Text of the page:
The Year of Code

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computer programming2014 has been a great year. I’ve been writing programs in various languages for the better part of 3 decades, though I would have never defined myself as a ‘programmer’. In 2013 I recognized a handful of projects that would simplify some of my work, so earlier this year I picked a couple and have completed them. The result is that I now have MUCH more confidence in my ability to write code and am pursuing more complicated projects to continue developing my skill set. Here’s a list of some of the things that I’ve completed.

Web Project with PHP

I was talking with a co-worker about workflows and together we realized that there was an opportunity for simplification. It took me about a week to think through what was needed, and about a month to build and test a simple web app that does much of the heavy lifting for her. I created this site using CodeIgniter, which was a great choice for this particular project. The result is a simple form and some simple processing. Later I added integration with bitly to save her an additional step. She likes the tool enough that she has shared it with her team and has publicly praised my work a number of times.

I’ve been using PHP for more than a decade. Choosing a framework for this project was great because it forced me to get comfortable with the MVC pattern of web apps. CodeIgniter in particular simplified application security, and it’s well documented so I never got stuck.

I could take this further by either integrating directly with the social platforms to simplify broadcasting of messages, or making her work easily sharable via email notifications.

Predictive Modeling with R

A year ago my manager asked me how we can show that a portion of the work my team does should be cut. It took me a while to wrap my head around how to solve this, but I decided to build a predictive model using R in order to show which efforts generate results for us. This took me quite a while, but man was it fun. I asked our BI team for data, which they responded to with a 750 MB file (awesome!). I cleaned the data through a combination of PowerShell & R scripts. Then I split it into testing & training data sets & created models via linear regression, lasso, naive Bayes and random forests. After evaluating the success of each I chose random forests and generated summary plots via ggplot2. My team has begun to shift focus.

This was great because it forced me to become more familiar with data.tables and evaluating models. Also, I’ve done each piece of this project many times over the past 4-5 years, but this was the first time I completed them in this order. I learned a lot in the process, and have referred back to the code & methods that I used dozens of times.

I could take this further by simplifying the data via dimension reduction, recreating models with support vector machines, and automating the scripts so that this can be quickly updated at regular intervals.

Building a Data Store

My team has been working toward improving the information available from our analytics packages. Some of the things we’d like to offer aren’t easily accomplished within the tools we have, so we’ve decided to build some systems in-house. We’re now generating log files (at least) daily. Initially I thought I’d be working with this data in SQL Server, so that’s where I began storing the data. I quickly realized that was messy & prone to errors. I wrote logic in Python scripts to handle the most common errors, and notify me of anything else. In my research I realized that NoSQL would be much easier, so I installed mongoDB and wrote a Python script to push there as well. Now we’re storing all data in both SQL Server and mongoDB until we’re confident that one or the other will fully meet our needs.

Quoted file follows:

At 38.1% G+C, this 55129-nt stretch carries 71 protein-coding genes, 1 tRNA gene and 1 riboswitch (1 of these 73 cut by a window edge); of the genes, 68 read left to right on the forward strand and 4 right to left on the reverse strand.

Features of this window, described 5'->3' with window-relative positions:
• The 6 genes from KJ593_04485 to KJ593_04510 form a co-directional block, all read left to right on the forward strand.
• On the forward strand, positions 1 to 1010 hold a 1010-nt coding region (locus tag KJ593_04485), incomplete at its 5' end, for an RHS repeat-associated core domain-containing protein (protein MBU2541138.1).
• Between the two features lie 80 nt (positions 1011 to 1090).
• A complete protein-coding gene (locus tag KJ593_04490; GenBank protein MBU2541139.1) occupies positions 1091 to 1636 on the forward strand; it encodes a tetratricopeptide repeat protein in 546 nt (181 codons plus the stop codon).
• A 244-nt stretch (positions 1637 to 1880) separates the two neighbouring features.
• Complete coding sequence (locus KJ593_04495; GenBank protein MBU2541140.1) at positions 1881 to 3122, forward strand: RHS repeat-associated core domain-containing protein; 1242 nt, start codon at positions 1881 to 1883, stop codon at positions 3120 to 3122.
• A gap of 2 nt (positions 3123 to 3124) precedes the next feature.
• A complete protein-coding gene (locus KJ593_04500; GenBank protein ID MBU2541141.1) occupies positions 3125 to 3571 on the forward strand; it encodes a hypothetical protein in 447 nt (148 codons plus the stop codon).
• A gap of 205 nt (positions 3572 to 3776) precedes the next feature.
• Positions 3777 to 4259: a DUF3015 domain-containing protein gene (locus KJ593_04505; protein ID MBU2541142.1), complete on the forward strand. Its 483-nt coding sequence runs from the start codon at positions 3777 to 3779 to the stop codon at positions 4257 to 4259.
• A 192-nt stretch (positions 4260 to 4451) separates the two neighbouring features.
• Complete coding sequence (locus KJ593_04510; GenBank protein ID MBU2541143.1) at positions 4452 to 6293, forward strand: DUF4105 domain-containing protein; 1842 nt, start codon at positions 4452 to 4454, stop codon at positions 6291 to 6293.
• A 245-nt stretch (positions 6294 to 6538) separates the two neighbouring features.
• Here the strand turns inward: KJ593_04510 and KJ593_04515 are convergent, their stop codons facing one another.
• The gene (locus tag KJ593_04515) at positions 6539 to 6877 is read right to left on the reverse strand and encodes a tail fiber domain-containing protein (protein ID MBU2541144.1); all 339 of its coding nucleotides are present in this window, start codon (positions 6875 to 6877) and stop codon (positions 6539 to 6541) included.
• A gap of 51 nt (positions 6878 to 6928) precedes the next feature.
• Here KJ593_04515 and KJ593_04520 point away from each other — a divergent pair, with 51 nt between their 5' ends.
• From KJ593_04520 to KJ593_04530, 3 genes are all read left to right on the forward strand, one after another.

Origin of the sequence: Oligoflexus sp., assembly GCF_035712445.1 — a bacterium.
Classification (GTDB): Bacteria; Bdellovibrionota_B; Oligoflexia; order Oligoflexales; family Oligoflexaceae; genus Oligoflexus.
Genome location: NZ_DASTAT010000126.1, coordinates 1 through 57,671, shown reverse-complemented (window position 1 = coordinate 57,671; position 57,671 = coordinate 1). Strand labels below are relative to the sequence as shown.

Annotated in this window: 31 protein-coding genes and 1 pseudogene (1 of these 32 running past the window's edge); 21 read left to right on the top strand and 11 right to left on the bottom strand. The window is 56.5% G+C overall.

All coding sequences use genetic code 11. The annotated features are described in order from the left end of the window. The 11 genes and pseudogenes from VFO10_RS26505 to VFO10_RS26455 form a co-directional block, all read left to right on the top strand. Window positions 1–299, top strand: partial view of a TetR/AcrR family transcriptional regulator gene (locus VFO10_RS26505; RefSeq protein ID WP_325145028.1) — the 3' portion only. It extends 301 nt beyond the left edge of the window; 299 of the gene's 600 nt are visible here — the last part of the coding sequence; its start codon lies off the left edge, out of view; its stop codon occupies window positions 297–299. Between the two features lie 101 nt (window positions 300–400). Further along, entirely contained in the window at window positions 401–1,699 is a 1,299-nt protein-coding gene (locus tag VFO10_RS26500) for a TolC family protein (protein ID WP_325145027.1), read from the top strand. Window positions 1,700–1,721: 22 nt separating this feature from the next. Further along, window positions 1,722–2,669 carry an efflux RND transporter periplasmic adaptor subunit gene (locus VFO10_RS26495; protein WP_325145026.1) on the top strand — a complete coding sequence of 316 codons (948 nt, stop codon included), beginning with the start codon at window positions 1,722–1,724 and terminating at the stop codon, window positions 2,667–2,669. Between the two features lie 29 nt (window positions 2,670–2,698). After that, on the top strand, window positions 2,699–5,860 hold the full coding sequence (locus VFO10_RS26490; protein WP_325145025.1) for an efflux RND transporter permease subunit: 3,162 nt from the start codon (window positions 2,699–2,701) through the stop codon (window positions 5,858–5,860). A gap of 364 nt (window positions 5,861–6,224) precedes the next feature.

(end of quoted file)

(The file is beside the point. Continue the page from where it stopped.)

The fun thing about this project is that I’m learning to work with a LOT of data (some days we have several GB). This has sharpened my skill with logic, Python and SQL. I’ve gotten stuck a couple of times along the way, but each time I’ve been able to figure out a solution within a day.

I will take this further by automating all of my scripts and improving the error handling. This project is still just getting legs though. Eventually I’ll need to shift attention from data processing to cleaning and analysis. Initially I’ll be manually creating charts and models. Later I envision bringing MapReduce into the project and creating at least a couple of dashboards. At some point we’ll need to add more servers to handle the volume of data. This is definitely a fun project!

Wrap Up

See, 2014 was a busy year. I think 2015 will be even more so. The more time I spend with code, the more I’m enjoying it, and the further I want to go. I’ve worked my way through object oriented programming, the MVC pattern and recursion within functions. I’ve worked with javaScript, PHP, Python, R, Regex and xPath. The first few times that I got stuck I was frustrated and it took me some time to figure things out. Now I kind of look forward to new error messages or getting stuck because it means I’m about to learn something.

I doubt all of these projects will get more attention from me. Some of them certainly will. Others will pop up along the path. I’m very much looking forward to 2015.